This celebration of life and work also offers some extremely fun facts about Michelangelo’s past. One is when DaVinci and he were both commissioned to paint an episode from Florentine history. As they both moved in a different direction, they painted scenes of battle, as the two artistic “giants” competed for the palm. Fun fact number two was that there was a time when Michelangelo spent six months sitting in a quarry, choosing exactly the “right” pieces of marble with figures waiting to emerge from the great, stone slabs.

As his life came to a close, Michelangelo was found to have been a miser in most respects. He had a thirst for money and commissions, yet very rarely ate meals and refused to accept gifts from people because he was afraid of being permanently obligated to the giver. When he was finally laid to rest in Florence, he was given a saint’s send-off. No one had surpassed him in the art world (and, frankly, no one has since). From the creation of marble sculptures to being chief architect on the project of St. Peter’s, Michelangelo was, and still remains, the most amazing “creator of beauty” that the world will ever know.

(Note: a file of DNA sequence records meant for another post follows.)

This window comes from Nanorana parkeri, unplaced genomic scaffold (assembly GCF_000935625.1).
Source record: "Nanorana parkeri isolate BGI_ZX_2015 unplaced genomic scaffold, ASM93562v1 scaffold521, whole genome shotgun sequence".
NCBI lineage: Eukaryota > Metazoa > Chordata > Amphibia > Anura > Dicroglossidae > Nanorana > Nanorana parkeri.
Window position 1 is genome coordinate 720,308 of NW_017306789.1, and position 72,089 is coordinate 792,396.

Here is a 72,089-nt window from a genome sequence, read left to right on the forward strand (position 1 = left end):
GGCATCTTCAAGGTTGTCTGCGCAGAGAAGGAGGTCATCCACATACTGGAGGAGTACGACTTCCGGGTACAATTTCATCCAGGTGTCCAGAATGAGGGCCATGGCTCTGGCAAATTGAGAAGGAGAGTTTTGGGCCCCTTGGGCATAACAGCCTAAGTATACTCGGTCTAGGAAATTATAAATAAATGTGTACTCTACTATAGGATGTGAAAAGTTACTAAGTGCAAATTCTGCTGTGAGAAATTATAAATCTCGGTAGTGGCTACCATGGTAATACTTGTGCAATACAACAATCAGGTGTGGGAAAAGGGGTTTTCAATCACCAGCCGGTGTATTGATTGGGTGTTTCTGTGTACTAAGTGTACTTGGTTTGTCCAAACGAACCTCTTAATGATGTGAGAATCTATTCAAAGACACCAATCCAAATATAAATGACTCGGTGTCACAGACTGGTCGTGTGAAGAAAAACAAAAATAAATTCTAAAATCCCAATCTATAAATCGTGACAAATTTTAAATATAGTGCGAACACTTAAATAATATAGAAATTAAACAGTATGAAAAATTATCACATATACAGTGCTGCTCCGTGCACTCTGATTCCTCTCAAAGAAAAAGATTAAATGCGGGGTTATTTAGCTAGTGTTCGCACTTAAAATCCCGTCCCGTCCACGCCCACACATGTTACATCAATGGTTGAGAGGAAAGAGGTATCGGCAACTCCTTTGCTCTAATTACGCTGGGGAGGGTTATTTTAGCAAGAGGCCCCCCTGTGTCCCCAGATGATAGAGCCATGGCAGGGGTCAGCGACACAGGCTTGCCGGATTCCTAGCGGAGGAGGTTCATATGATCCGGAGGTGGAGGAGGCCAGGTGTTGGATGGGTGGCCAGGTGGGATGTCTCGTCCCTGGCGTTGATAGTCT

Quill Says: There is so much – page after page – of awe-inspiring photographs and detailed information on this genius’ life that all readers will want to bury themselves in this fantastic tome to immerse themselves in the amazing creations that Michelangelo gave to the world. This is not a book…this is a gift.